The year 2017 has seen countless attacks on sensitive data, a huge buzz around GDPR, as well as new threats. Let’s look back at what the year brought us in security and get a glimpse at what 2018 has in store for us. We’ve witnessed several high-profile ransomware attacks where companies like Yahoo, Equifax or Uber lost their sensitive data. And even though these are all large household names, almost half of all data breaches happened to smaller companies. It’s becoming increasingly important to protect data even if the company has single or double-digit employee count.
72 % of European countries is not ready for GDPR
GDPR as the strictest data protection regulation ever resonates mainly in the European Union. However companies have neglected preparations for this regulation. Many of them are waiting what is going to happen after May 25, 2018 when the GDPR comes into action. Our last research showed that 72 % of European companies do not comply with GDPR yet. The thing is, unless the companies have started with the preparations several months ago, they’re very unlikely to make it without skilled consultants. The requirements are strict and the fines for non-compliance are high.
How Prepared Are The European Companies For GDPR? Research Among 140 Organizations. Source: Safetica Technologies, November 2017
11.7 million USD paid on data security in 2017
That is the average annual expenses in data security according to a study conducted in 2017 by Ponemon Institute LLC and Accenture. Cyber security expenses have increased by 22.7 %.
1579 reported data leaks in the United States alone
According to Ponemon Institute the average number of data leaks is growing by 27 % every year. But the real number is probably much higher. Companies do not have to be always aware they experienced a data breach. Especially if they did not implement software that would help them to recognize cyber attacks or risks for sensitive data in general.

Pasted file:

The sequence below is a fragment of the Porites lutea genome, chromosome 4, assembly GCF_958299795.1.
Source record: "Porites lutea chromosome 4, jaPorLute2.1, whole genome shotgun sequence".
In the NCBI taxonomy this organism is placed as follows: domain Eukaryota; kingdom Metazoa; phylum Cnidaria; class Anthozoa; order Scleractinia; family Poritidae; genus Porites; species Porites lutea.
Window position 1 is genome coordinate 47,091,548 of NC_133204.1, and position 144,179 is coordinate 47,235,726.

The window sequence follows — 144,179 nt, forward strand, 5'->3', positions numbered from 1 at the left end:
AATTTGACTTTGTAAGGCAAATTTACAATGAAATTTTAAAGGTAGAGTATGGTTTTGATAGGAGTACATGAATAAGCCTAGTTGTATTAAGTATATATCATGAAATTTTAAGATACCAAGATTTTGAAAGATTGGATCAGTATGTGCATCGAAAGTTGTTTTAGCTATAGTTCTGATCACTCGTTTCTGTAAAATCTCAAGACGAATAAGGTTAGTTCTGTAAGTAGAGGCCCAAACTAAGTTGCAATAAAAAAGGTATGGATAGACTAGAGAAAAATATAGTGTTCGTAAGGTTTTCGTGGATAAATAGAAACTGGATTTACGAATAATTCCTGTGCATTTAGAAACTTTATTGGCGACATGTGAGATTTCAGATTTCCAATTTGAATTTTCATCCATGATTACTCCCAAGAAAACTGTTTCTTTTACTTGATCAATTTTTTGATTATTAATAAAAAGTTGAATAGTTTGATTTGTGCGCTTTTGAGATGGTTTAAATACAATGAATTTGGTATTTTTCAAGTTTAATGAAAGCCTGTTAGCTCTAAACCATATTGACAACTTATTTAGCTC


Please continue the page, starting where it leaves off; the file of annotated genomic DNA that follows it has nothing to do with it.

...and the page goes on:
1 trillion dollars paid on cyber security
Cybersecurity Ventures estimate that worldwide cyber security expenses will surpass 1 trillion dollars by 2021. That is quite a number. But we are not surprised. Companies are just becoming aware of the data protection importance. And they are just starting to understand that to keep their data safe and protect data not just from leaking but also from unintentional mistakes made by employees is actually essential for the company.
Annual cyber attacks costs? 6 trillion dollars
Cybersecurity Ventures predict that cyber attacks and their damages will cost the world 6 trillion dollars annually by 2021. Also it seems that more than a half of the attacks will target small companies. So the data protection will become more and more important not only for the enterprise but also for smaller companies. In fact, the data breach of sensitive company data can damage small companies even more than the big ones. For smaller organizations it can be liquidating if the competitors get their construction documentation, know-how or business contacts due to data breaches.
3.5 million unmanned cyber security positions
With the increase of cyber attacks, importance of data protection and with the new threats such as IoT attacks or ransomware coming also the need of IT employees grows. Somebody have to develop and constantly improve software to keep company data safe.
Organizations will spend 48 % more on Data Loss Prevention Software
The need to protect from cyber attacks is doubtlessly driven also by the attention this topic gets by legislators. Whether it’s the new Amendment Privacy Act in Australia,GDPR, or The Network Information Security Directive. Osterman Research says that companies will invest the most in DLP software in preparations for the GDPR which is coming into effect on May 25, 2018.
Data Protection Technologies That Organizations Will Spend More On During the Next 12-18 Months to Specifically address the GDPR. Source: Osterman Research, Inc.
Cost of Cyber Crime Study 2017, Ponemon Institute LLC, Accenture
Cybersecurity Market Report 2017, Cybersecurity Ventures
Cybercrime Report 2017, Cybersecurity Ventures
GDPR Compliance and Its Impact on Security and Data Protection Programs by the Osterman Research Center
Equifax data breach
Yahoo data breach
Uber data breach